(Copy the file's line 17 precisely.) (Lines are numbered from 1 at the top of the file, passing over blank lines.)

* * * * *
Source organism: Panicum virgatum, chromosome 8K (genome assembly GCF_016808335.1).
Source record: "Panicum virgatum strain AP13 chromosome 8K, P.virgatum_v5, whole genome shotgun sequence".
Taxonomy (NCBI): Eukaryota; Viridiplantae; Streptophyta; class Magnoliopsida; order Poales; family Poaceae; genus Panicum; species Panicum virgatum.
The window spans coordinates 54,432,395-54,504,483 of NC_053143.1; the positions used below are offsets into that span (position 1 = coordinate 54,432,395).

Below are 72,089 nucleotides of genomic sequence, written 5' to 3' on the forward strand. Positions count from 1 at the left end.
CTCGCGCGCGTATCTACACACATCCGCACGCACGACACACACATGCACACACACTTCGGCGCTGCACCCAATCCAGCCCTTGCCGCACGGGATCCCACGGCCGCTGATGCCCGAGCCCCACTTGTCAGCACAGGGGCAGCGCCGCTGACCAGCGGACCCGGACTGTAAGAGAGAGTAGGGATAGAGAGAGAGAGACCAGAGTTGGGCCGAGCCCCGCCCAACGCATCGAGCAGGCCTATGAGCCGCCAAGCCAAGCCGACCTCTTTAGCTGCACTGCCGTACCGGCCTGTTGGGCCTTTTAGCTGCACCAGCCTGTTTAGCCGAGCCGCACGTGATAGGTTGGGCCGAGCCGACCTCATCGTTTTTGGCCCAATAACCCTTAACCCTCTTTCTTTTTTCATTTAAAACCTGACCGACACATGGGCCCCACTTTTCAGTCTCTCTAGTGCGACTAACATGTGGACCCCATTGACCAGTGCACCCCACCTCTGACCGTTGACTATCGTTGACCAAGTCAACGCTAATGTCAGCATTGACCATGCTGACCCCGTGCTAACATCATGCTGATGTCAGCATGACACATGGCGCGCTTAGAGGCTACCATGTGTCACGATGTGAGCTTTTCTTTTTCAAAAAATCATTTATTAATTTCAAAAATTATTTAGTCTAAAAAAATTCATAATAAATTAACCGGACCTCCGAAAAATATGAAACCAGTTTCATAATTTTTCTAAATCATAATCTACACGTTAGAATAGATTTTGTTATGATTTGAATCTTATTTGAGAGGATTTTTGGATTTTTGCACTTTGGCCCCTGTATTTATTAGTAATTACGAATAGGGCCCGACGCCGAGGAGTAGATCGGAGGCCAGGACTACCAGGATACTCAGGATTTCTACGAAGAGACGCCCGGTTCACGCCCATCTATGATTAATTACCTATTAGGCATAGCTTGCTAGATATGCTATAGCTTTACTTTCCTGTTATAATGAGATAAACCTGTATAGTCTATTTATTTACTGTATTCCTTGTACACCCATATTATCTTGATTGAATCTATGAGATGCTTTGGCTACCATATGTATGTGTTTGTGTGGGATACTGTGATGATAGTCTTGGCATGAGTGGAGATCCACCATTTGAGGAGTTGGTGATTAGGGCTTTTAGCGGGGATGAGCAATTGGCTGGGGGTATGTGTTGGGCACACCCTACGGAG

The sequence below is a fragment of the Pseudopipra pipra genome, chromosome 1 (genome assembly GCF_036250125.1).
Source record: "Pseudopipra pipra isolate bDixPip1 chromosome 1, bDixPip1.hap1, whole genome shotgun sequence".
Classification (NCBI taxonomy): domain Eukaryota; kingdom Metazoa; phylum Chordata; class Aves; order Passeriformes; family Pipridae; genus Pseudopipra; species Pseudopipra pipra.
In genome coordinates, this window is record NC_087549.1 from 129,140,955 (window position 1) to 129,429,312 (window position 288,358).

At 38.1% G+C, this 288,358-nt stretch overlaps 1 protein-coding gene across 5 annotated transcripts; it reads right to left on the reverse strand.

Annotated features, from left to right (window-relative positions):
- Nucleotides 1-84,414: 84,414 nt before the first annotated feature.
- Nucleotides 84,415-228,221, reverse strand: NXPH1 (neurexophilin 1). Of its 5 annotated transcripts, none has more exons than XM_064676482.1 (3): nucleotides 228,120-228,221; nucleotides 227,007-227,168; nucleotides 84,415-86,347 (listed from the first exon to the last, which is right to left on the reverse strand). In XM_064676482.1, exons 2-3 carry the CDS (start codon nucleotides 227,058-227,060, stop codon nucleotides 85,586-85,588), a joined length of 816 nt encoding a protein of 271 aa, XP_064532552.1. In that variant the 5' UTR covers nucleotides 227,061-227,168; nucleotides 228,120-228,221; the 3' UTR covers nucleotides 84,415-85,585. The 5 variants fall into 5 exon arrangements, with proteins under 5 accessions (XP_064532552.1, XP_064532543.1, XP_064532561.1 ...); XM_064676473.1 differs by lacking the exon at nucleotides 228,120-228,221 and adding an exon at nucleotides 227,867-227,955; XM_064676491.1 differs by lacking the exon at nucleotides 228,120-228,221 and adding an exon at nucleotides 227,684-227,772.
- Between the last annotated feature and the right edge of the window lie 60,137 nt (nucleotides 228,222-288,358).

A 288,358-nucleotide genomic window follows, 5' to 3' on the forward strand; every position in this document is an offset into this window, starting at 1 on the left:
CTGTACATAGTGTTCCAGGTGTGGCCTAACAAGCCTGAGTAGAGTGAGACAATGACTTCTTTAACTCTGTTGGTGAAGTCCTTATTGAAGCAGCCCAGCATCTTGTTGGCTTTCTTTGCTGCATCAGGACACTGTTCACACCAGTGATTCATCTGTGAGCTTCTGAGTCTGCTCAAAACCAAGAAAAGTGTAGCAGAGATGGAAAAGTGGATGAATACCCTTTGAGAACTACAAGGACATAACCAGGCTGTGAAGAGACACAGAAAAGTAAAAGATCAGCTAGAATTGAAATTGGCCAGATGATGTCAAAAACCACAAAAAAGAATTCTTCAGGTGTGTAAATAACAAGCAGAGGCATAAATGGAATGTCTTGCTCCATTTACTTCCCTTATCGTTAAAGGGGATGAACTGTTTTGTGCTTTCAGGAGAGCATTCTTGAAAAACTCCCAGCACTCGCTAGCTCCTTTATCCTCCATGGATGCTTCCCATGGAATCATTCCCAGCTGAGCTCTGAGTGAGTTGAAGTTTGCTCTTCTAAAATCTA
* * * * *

CTGTACATAGTGTTCCAGGTGTGGCCTAACAAGCCTGAGTAGAGTGAGACAATGACTTCTTTAACTCTGTTGGTGAAGTCCTTATTGAAGCAGCCCAGCATCTTGTTGGCTTTCTTTGCTGCATCAGGACACTGTTCACACCAGTGATTCATCTGTGAGCTTCTGAGTCTGCTCAAAACCAAGAAAAGTGTAGCAGAGATGGAAAAGTGGATGAATACCCTTTGAGAACTACAAGGACATAACCAGGCTGTGAAGAGACACAGAAAAGTAAAAGATCAGCTAGAATTGAAATTGGCCAGATGATGTCAAAAACCACAAAAAAGAATTCTTCAGGTGTGTAAATAACAAGCAGAGGCATAAATGGAATGTCTTGCTCCATTTACTTCCCTTATCGTTAAAGGGGATGAACTGTTTTGTGCTTTCAGGAGAGCATTCTTGAAAAACTCCCAGCACTCGCTAGCTCCTTTATCCTCCATGGATGCTTCCCATGGAATCATTCCCAGCTGAGCTCTGAGTGAGTTGAAGTTTGCTCTTCTAAAATCTA